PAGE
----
There are some aesthetic universals related to phonology. For example high front unrounded vowels (as in the "ee" of sheen) have been experimentally demonstrated to sound more sprightly and happy (and, in names, more feminine) than low back rounded vowels (like the oo of boom) which in turn sound slow, heavy and sad (and, in names, more masculine) in a variety of different cultures from Scotland to Japan to Lebanon.

But such constancies are few and far between.

In understanding the sound-texture of verbal art in another language, it is important to not look at the sounds of one language in terms of another.

Stranger in a Strange Tongue

DID YOU KNOW

Germanic-speakers developed the habit in the middle Ages of calling their language variants of the word þeodisk meaning "What People Speak." (Whence the words Diets, Duits, Dutch, Deutsch, Tysk, Taytsh in various Germanic languages. If the cognate had survived into modern English, it would have been "theedish" or "theech")

By contrast, the word þeodisk was borrowed into Proto-Slavic as *tiudžǐ "foreign, strange, unintelligible." (c.f. Russian чужой, Czech cizí, OCS tuždǐ.) It is the word used in Saint Cyril's prologue to the Slavonic gospels to describe the unintelligible languages of Hebrew and Greek, as opposed to the clear language of the Slavonic translation.

A Sinical Question

Despite the absurd saturation of Arabic studies and the insane amount of students graduating in the US every year with Arabic degrees, majors, and/or minors, very, very, very few of them are at all proficient in the language. Few can read an academic article in Arabic without a dictionary, or discuss it with a native speaker. It's rather hilarious. And don't anybody tell me it's because Arabic is so hard. Sinologists do a far better job with Chinese, after all, than Arabists or even Persianists do with their languages of specialization. And Persian is quite frankly very easy as languages go.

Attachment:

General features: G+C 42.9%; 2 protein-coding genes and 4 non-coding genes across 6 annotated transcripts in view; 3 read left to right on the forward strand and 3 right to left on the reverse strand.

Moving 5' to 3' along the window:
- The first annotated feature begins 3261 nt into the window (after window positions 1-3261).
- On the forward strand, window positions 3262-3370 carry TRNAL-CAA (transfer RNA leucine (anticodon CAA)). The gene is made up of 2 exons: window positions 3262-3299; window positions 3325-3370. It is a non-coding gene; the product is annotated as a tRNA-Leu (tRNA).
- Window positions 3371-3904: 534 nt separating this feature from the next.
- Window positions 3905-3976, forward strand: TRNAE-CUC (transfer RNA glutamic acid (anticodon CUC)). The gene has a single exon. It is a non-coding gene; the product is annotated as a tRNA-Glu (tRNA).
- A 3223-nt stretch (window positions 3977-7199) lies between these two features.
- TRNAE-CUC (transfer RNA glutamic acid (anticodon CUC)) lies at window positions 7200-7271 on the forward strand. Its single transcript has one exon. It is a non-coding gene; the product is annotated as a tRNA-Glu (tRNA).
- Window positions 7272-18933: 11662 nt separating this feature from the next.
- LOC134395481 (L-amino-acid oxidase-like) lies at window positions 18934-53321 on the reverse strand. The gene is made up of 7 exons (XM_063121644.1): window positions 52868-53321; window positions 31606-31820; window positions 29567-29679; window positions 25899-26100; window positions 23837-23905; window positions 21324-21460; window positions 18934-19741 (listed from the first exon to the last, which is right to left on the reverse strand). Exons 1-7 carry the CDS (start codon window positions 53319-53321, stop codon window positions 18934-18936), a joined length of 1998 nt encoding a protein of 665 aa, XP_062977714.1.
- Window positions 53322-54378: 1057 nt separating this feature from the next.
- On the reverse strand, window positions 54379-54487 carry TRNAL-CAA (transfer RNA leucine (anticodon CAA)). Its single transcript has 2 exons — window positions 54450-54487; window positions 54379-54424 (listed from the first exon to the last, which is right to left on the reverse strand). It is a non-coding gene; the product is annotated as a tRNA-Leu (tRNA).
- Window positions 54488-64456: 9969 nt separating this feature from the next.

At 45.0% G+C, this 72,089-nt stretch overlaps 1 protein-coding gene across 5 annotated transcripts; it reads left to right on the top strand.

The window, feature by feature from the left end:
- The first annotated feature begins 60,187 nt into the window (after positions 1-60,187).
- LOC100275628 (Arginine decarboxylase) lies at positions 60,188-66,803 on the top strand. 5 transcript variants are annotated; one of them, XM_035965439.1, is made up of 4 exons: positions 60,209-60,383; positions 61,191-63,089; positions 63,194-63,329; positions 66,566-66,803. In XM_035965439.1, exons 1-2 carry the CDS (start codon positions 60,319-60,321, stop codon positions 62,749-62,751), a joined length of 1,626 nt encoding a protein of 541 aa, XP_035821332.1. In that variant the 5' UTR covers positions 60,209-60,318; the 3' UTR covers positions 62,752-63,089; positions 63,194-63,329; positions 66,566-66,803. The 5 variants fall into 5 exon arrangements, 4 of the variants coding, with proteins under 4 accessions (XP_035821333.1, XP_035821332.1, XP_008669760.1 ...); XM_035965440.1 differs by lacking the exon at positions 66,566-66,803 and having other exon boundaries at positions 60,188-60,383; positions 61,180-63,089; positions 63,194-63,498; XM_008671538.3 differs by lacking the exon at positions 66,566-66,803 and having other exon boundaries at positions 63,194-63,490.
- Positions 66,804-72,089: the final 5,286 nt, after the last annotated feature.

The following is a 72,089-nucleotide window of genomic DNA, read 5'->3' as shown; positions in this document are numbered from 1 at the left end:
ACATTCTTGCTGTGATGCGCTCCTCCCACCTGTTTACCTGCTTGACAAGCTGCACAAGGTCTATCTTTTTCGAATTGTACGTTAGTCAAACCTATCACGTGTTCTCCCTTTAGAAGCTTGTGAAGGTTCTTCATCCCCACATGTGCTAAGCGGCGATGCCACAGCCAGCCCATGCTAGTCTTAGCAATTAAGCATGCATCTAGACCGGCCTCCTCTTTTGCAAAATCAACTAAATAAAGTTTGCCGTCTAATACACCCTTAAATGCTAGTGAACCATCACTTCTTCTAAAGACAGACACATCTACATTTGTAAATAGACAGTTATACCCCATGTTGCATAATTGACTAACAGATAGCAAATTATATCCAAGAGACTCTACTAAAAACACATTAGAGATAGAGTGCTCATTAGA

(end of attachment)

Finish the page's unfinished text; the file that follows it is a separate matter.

When, I wonder, is the study of Arabic and Persian literature going to reach the maturity of literary Sinology? Arabists and Persianists ought to be roundly embarrassed by what they look like compared to Sinologists. They are in a lot of ways where Sinologists were in the 60s.

Loanwords: Who Cares?

Medieval Arabic had terms for various concepts but these have often been jettisoned in modern Arabic in favor of western calques, and oftentimes western loanwords. Despite the nationalist tirades, there really is nothing wrong with this. It is neither good nor bad. It simply is. The only good and bad things are what you do with this. English after all has borrowed something like 90-98% of its words from other languages, and it is doing just fine.

Trojan limerick

There once was a goddess named Venus
Whose beauty outshone Athena's
In the contest of Eris
For the judge was Paris
Who had taken a bribe through the penis

Blast

You can be shredded up by anything.
While rose and blood still color up the earth
There always will be certain times that bring
Good things that are not merely things of worth.

My heart is joltings, or merely reprieve
From more calculable intervals. Such great
Cenotaphs rise for those who got no leave
From going out against the obstinate.

The rocket be a symbol. Let it fly
And go when all its din is done on high
A senile flaccid tubulet dumbed to fall

On men who launch it... Just the fucking thing
A kid finds on the ground, is what I sing.
To hear the weird old pyrotechnics call.

Tomorrow and Tomorrow and Tomorrow

Ok so you all want more Shakespeare in 16th century London English, do you?


"Tomorrow and tomorrow and tomorrow..."

Egads

Gods, I have left behind your little Dames.
There are far better ways the Word can fix
The Weird. I fart against your murderous games.
You are pre-me now, past as a prefix.

Am I an olden man? I hew to craft
Such lines as simply do not mean a thing
Without that swing. No sleep in cenotaphs.
Give me the wine Hafiz and Horace sing.

I'll not forget all that is ours and mine.
I shall go forth because I will not budge.
I watch the brine-dark sea and drink of wine
Knowing the muck and murk that brave feet trudge,

Yet glad to be alive. No gods I see
But Homer's stars on the Aegean sea.